Will it be the same logic? Not at all. Some high-level commands that we have in BASIC aren’t easily recreated in ASM, so we had to take some shortcuts, but the results are 99% the same.

Let’s check how the code works:

; bios calls
CHGMOD:		equ 0x005F	;Change the screen mode to the value defined in A
GRPPRT:		equ 0x008D	;BIOS routine to print character in graphic screen mode
CHGET:		equ 0x009F	;Waits for a key to be pressed and stores the value in A
LDIRVM:		equ 0x005C	;Copy BC blocks from VRAM address stored in DE into RAM address stored in HL
LDIRMV:		equ 0x0059	;Copy BC blocks fro RAM address stored ad DE into VRAM address stored in HL
FILVRM:		equ 0x0056	;Fill BC blocks of the VRAM starting at addres stored in HL with the values from A
				;System Variables
				;These two variables aren't documented at Grauw docs, and I found them at
GRPACX:		equ 0xFCB7	;Show or set the current row-position of the cursor
GRPACY:		equ 0xFCB9	;Show or set the Current column-position of the cursor

            			; the address of our program
            org 0xD000

		ld a,2		;We need Screen 2 for this program
		call CHGMOD	;so we call CHMOD with A=2 to change into graphic mode
		ld hl,GRPACX	;We want to print our string of numbers at the column 0 
		ld (hl),0	;and for this we set GPRACX
		ld hl,GRPACY	;The string will be printed at row 16 instead of 20 like in the BASIC program
		ld (hl),16	;making it easier to copy the values ahead
		ld hl,$0600	;$0600 is the VRAM position that correlates with the row 48 in the screen if the name table isn't modified
		ld (Vaddr),hl	;so we save this value in the Vaddr variable
		ld hl,$0200	;$0200 is the VRAM address where we will find the pattern data of string printed on the screen
		ld (copyStringAddr),hl	;so we save this value in the variable copyStringAddr
		ld hl,message	;Let's put the address of the message string in HL
		call printString	;and call our routine to print it
		ld bc,16	;With the string already printed, we set a loop counter on BC the repeat the startLoop code
		push bc		;Save BC on the stack
		call copyString	;Call the copyString routine
		call compressString	;Call the compressString routine that will change the pattern, "compressing" the character
		call pasteString	;Call the pasteString routine that will print the new patters at row 48
		pop bc		;Get BC back from the stack
		DEC BC		;Decreases BC
		ld a,c		;Load C into A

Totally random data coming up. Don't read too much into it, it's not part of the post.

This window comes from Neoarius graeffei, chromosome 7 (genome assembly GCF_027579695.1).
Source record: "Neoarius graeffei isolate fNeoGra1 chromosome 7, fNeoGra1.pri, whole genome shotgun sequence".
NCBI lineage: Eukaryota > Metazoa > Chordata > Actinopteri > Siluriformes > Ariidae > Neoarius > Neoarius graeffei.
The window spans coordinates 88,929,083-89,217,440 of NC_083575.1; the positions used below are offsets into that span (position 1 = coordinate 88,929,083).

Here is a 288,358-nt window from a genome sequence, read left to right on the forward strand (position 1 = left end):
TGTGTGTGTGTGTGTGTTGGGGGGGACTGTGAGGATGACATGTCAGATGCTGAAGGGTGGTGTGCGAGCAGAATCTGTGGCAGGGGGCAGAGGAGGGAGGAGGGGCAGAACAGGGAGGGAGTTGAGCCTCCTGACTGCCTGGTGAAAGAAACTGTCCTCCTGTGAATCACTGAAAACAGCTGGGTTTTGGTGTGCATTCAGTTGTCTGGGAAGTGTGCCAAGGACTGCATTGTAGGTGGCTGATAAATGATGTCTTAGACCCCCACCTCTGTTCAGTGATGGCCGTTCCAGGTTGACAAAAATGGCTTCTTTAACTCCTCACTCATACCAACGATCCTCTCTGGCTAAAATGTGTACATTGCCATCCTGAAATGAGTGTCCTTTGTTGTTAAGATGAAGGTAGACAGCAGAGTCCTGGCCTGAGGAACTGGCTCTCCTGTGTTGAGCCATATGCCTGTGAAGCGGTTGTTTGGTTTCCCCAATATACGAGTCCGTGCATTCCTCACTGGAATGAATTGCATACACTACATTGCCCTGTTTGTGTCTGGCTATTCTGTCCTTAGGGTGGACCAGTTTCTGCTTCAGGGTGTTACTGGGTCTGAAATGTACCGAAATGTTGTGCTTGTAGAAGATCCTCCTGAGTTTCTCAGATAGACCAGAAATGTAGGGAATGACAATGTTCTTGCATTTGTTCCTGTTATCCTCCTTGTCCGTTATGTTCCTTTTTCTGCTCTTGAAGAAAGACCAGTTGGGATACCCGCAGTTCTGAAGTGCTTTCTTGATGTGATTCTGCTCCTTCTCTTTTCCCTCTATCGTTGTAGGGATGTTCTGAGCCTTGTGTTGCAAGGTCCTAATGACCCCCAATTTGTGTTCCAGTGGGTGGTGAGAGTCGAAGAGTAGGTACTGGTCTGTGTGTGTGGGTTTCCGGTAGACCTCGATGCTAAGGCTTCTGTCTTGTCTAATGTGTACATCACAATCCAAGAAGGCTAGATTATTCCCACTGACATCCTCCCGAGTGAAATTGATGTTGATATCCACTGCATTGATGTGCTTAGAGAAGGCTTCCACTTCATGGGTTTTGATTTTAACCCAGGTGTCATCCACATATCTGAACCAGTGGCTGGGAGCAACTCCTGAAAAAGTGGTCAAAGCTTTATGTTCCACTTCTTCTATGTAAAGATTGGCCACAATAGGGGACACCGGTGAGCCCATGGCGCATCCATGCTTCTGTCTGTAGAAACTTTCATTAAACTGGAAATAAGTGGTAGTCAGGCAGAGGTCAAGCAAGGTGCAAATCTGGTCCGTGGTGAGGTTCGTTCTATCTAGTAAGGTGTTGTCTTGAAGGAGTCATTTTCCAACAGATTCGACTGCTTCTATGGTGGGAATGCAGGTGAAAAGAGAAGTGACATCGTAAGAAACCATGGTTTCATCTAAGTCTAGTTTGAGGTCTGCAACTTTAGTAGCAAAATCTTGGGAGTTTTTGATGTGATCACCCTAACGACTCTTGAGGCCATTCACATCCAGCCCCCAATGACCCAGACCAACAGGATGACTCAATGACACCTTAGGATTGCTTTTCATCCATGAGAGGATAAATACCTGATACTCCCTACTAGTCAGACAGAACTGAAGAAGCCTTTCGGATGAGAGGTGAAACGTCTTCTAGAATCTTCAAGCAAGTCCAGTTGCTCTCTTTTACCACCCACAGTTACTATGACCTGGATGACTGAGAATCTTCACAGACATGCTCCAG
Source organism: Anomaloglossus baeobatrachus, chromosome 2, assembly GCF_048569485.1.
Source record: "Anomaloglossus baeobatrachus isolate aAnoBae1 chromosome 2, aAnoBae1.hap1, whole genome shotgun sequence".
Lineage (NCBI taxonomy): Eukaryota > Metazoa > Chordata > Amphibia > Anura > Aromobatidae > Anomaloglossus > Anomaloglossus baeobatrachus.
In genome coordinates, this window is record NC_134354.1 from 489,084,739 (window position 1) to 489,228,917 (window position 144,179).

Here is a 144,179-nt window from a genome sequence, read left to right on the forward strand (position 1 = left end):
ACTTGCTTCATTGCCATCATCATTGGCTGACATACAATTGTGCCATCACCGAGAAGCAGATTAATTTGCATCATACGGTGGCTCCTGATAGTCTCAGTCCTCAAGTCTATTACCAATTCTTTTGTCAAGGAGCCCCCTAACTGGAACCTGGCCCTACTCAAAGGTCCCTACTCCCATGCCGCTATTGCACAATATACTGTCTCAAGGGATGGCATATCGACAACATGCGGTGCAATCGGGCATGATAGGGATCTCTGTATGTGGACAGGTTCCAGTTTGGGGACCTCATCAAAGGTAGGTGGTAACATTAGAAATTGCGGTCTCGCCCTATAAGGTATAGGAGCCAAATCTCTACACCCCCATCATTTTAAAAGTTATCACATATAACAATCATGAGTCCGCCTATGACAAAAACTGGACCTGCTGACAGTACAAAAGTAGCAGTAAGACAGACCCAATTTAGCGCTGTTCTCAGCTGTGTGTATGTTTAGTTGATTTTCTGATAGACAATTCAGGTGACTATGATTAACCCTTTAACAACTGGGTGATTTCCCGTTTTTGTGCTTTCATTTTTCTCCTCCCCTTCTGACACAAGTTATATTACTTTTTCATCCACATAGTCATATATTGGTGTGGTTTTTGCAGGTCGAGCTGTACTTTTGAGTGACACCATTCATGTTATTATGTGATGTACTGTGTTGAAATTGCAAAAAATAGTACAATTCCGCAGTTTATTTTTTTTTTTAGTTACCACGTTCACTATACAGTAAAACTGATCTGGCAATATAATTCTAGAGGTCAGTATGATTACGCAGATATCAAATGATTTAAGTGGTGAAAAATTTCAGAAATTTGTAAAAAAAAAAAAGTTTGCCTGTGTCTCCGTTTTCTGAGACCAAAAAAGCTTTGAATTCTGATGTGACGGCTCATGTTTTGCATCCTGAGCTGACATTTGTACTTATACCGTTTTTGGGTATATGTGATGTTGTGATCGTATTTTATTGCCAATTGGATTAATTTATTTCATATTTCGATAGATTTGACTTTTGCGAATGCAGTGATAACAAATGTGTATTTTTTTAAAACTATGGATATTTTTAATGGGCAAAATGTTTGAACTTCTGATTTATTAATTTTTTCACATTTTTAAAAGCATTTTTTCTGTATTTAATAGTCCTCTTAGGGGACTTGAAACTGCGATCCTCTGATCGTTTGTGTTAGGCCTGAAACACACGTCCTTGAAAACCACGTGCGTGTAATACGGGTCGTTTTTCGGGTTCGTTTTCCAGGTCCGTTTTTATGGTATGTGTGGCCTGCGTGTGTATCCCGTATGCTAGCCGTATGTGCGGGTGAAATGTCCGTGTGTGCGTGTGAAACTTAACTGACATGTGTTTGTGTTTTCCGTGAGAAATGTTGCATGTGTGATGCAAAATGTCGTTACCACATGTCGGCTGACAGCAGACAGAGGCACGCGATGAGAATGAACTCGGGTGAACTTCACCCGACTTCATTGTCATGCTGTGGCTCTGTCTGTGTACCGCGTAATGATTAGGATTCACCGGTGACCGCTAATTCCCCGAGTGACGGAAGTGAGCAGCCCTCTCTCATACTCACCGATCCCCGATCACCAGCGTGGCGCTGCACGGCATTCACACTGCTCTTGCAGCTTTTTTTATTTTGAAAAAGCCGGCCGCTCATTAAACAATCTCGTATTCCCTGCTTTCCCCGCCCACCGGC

or b		;Then OR B with A, which will raise the Zero flag in F if BC = 0
		jp nz,startLoop	;repeats the loop until BC = 0

		call CHGET	;Waits for a key to be pressed
		RET		;and returns to BASIC
		ld a, (hl)	;This is our usual way to print strings in the screen, by loading the value pointed by HL into A
		cp 0 		;and checking if the value in A = 0, which is our end of string control
		ret z		;if Zero flag is raised, return to the Start block
		call GRPPRT	;We call GRPPRT instead of CHPUT because we are using a graphic mode
		inc hl		;Next we increase HL to skip to the next value from message
		jr printString	;and repeat the loop
		ld hl,(copyStringAddr)	;To copy the pattern from the screen we will load the value from copyStringAddr into HL
		ld de,stringData	;and load in DE the position to stringdata 
		ld bc,16		;and 16 in BC for the number of bytes to be copied from HL to DE
		call LDIRMV		;when LDIRMV is called. This will copy the pattern data from the VRAM into RAM
		ld de,$0010		;We need to increase the position pointed by copyStringAddr, so we load $0010 into DE
		ADD HL,DE		;and add HL with DE, since HL already have the value from the copyStringAddr loaded previously
		ld (copyStringAddr),hl	;then se send the results back to copyStringAddr
		ret			;and return to the StartLoop block
		ld ix,stringData	;Now comes the tricky part. We load the stringData position into IX
		ld bc,8			;and set a new counter in BC to 8
loop:                                   ;We will check the value from every bit from 6 to 0 (left to right, remember?)
                                        ;and replicate the even bit values into the previous odd ones, reducing 8 bits to 4
		bit 6,(ix)		;Check the value from bit 6 - even  
		call nz,bit7Set		;and set bit 7 if not zero, resulting in bit 7 having the data from both bits 7 and 6
		bit 5,(ix)		;Check the value of bit 5 - odd
		call z,bit6Reset	;and reset bit 6 if zero 
		call nz,bit6Set		;or set bit 6 if not zero
		bit 4,(ix)		;Check the value of bit 4 - even
		call nz,bit6Set		;and set bit6 if not zero, resulting in bit 6 having the values from bits 5 and 4
		bit 3,(ix)		;Check the value of bit 3 - odd
		call z,bit5Reset	;and reset bit 5 if zero
		call nz,bit5Set		;or set bit 5 if not zero
		bit 2,(ix)		;Check the value of bit 2 - even
		call nz,bit5Set		;and set bit 5 if not zero, resulting in bit 5 having the values from bits 3 and 2
		bit 1,(ix)		;Check the value of bit 1 - odd
		call z,bit4Reset	;and reset bit 4 if zero